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Rituparno Ghosh — It’s never gonna be the same again!

Aditi Nigam New Delhi | Updated on March 12, 2018 Published on May 30, 2013

Ashwariya Rai, playing the role of a young widow, listens to Rituparno Ghosh (left), during the shooting of "Chokher Baali", in Kolkata, in March 2003. Photo: Parth Sanyal

Abhishek Bachchan listens to Rituparno Ghosh as he reads from the script of Bengali film "Andarmahal" during a shoot in Kolkata in 2004. Photo: PTI

He was a rare gem in the world of modern Indian cinema, and the fact that one will no longer be able to see more of his films is depressing. For, Rituparno Ghosh, 49, one of the most sensitive contemporary Bengali film makers, is no more. He passed away on Thursday morning of a massive cardiac arrest, just three months before he would have turned 50 on August 31.

Rituda, as he was popularly known, migrated from the world of advertising to cinema, bagging multiple National and international awards. He made a mark with his first film, Unishe April in 1994. After that, there was no stopping him. His range of work includes, Chitrangada, Dahan, Dosar, Asukh, Chokher Bali, Raincoat, Bariwali, Antarmahal, Noukadubi and Abohoman.

A champion of gay rights, of late Rituparno had turned a cross-dresser, and carried himself with élan, not caring two hoots about being jeered by the so-called ‘sexual mainstreamers’. He felt that the concept of unisex had been monopolised by women. “Women can wear men’s clothes. The problem arises when men wear women’s clothes. Whatever I wear has always been worn by men. Wearing things like earrings and necklaces has always been a part of our sartorial history and tradition,” he told a newspaper.

Rituparno’s films, which expressed a wide range of hitherto unexplored emotions, touched a chord with anyone with even an iota of sensitivity, especially women. He was a brave film-maker, who tackled subjects that were considered taboo and stood firmly by his beliefs, especially with regard to what he called ‘alternate sexuality’.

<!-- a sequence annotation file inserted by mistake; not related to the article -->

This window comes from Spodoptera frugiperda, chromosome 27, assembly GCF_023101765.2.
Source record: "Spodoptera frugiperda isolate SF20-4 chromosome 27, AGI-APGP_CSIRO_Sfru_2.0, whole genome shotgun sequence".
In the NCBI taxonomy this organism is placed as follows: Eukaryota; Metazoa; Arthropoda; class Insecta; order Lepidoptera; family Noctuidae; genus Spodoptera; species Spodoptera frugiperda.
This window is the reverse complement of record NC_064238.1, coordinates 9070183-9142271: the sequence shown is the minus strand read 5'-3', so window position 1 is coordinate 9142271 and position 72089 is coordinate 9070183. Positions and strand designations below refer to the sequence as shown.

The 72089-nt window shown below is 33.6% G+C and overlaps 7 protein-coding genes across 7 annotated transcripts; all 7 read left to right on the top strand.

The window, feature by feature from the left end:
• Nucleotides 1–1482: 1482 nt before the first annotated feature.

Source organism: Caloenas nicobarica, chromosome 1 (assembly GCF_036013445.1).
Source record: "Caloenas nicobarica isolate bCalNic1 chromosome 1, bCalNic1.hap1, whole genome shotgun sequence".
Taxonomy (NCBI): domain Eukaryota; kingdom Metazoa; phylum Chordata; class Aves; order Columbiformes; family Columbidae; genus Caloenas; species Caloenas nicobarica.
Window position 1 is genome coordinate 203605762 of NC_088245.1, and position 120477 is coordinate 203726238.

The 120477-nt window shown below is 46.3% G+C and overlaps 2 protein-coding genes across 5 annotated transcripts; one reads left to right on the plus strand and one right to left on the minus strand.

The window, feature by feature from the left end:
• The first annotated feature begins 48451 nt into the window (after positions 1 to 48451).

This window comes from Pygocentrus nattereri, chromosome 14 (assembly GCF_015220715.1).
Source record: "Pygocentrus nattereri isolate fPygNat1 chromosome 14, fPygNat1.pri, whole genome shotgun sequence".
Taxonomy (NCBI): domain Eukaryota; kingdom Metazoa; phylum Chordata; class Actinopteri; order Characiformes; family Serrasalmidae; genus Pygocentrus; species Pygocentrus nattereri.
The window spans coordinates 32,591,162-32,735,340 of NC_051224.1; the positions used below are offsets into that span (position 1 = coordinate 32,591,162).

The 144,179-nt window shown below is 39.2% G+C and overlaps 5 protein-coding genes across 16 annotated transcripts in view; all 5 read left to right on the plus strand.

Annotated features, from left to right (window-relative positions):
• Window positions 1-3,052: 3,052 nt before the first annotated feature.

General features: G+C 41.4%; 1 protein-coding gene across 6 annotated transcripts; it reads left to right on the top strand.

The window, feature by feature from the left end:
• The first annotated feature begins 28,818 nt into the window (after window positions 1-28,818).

Rituparno smashed the perception that homosexuality is all about physical relationships. ….”There is much more to such relationships. Same-sex relationships, too, are extremely soulful, emotional and have the same pathos that any heterosexual relationship has,” he said in an interview in 2010, after his film Aar Ekti Premer Golpo, on the life of gay Jatra actor Chapal Bhaduri, got rave reviews. In the film, Rituparno played the role of a gay film-maker who is in a relationship with his married director.

The film-maker also hosted two television chat shows on 'Ebong Rituporno' and 'Ghosh and Co' and has written the script of the hit Bengali serial 'Gaaner Opare'’s initial episodes.

His last release was Chitrangada, a modern take on Rabindranath Tagore's story, which won the special jury award at the 60th National Film Awards.

Before he bid adieu to this world, Rituparno had moved on to another genre – a crime thriller, Satyanewshi. We eagerly await his last offering…

Published on May 30, 2013
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